This research group had some incredibly useful tools which allowed them to study this question. First they had access to the Swedish Twin Registry which was founded in the late 1950s and contains information on all twins born in Sweden. Secondly, information on Swedish dog ownership has been available since January 1, 2001 when two dog registries were established, one at the Swedish Board of Agriculture and the other at the Swedish Kennel Club. Furthermore, there is a legal requirement that all dogs in Sweden must be registered.

The reason why the twin registry was so important is because the most powerful way to determine if a particular factor is influenced by genetics is to use twins. There are two types of twins, identical and fraternal. Identical twins arise when a single fertilized egg splits to form two separate zygotes. The magic of this for scientists is that these two individuals, since they come from the same sperm and egg cell, have an identical genetic makeup—the same sex and appearance, as well as every other genetically determined characteristic.

Contrast identical twins to fraternal twins. Fraternal twins come about when two egg cells are released at the same time and these are fertilized by two different sperm cells. Once again we have two individuals growing in the same womb, however in this case they share only the same amount of genetic material that any pair of brothers or sisters might.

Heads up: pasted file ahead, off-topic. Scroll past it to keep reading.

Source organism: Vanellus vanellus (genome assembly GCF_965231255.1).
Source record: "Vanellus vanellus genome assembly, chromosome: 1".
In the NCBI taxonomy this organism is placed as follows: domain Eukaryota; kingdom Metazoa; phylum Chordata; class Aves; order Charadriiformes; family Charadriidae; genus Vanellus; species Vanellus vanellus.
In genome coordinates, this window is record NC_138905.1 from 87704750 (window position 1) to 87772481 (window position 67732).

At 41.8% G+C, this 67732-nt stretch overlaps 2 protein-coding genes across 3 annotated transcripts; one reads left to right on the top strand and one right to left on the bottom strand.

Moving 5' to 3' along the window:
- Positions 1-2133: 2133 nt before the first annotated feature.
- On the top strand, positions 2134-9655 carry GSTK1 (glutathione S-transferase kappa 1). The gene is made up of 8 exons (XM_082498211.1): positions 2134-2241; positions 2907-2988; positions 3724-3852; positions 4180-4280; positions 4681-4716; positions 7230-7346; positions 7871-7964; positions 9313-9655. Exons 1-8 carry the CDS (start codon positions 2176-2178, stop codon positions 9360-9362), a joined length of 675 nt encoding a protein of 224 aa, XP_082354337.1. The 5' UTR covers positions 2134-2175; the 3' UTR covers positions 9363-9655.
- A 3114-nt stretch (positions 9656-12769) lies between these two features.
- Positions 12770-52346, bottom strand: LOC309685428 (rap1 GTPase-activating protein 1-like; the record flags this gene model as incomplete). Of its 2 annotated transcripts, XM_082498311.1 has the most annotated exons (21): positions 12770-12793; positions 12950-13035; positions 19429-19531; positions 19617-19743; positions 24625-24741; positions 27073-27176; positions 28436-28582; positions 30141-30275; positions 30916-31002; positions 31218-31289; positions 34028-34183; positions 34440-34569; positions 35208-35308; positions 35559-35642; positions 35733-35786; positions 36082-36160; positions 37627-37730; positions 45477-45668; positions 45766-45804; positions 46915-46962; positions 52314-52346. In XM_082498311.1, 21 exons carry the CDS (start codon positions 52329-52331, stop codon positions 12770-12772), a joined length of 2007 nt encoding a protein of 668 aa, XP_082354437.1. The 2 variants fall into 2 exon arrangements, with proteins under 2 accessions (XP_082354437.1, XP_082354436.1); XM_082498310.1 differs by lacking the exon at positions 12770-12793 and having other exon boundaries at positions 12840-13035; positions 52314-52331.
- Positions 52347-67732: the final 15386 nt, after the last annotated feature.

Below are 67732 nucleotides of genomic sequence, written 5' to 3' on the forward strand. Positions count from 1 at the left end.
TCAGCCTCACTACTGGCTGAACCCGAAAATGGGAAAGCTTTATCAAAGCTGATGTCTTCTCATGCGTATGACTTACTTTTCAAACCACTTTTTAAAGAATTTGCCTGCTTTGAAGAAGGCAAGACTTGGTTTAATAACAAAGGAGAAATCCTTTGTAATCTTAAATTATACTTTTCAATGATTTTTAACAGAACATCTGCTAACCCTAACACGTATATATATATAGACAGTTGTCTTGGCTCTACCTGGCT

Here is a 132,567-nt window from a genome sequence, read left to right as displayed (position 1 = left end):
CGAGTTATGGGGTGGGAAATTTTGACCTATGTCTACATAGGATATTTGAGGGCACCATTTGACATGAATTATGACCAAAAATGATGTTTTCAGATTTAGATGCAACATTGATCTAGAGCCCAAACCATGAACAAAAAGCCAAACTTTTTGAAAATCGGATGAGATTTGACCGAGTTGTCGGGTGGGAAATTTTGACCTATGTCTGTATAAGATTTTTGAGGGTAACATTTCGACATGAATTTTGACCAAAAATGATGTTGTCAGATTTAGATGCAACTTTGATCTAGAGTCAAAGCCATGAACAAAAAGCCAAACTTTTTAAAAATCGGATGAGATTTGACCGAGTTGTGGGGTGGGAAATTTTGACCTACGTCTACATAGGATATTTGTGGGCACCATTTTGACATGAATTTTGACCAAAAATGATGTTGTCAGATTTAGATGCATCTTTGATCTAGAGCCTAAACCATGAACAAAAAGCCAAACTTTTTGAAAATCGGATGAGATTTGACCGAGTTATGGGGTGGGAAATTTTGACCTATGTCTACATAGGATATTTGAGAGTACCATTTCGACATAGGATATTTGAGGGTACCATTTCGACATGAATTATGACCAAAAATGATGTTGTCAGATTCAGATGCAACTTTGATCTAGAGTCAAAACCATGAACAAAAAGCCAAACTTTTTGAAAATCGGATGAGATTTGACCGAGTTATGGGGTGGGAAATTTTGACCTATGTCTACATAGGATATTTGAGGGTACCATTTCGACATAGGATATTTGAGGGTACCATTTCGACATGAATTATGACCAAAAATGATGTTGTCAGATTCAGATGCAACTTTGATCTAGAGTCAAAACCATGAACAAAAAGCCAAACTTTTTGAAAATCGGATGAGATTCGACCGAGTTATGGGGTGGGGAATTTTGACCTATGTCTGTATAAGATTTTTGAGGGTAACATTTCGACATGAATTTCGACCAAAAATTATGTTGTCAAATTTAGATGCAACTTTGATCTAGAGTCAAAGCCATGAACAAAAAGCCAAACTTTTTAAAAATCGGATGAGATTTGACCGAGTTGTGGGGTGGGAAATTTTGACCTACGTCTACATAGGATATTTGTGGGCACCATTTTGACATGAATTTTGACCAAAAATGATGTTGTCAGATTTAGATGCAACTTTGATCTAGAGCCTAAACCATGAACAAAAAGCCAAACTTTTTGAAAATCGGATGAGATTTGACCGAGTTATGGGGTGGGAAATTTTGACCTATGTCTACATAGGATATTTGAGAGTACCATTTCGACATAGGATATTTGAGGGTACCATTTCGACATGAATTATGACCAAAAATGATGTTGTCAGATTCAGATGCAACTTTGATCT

They might not look the same, and might not even be the same sex.

Regardless of whether we are dealing with identical or fraternal twins, both types of twins usually have very similar personal histories since they almost always grow up in the same family and share the same environment, culture, and parenting influences.

Now the trick is to compare the similarities in the behaviours between the members of each type of twin pair. If we find greater similarities between the members of identical twin pairs (with their matching genetic makeup), than between members of fraternal twin pairs (who only share about half of their genes), this would confirm that we are looking at something which has a genetic component.

These Swedish researchers looked at 35,035 pairs of twins, and recorded whether they were identical or fraternal and then determined whether each of the twins had gone on to become dog owners. If there is a genetic factor then the concordance rate should be higher for the identical twins. Concordance would be shown when both twins owned dogs, or both twins did not own dogs; a lack of concordance would be shown when one twin owned a dog and the other did not. An analysis of their results showed that identical twins had higher concordance rates (meaning a similar preference for dogs) than did fraternal twins, indicating that genetics is playing a role in the love for or lack of affection for dogs.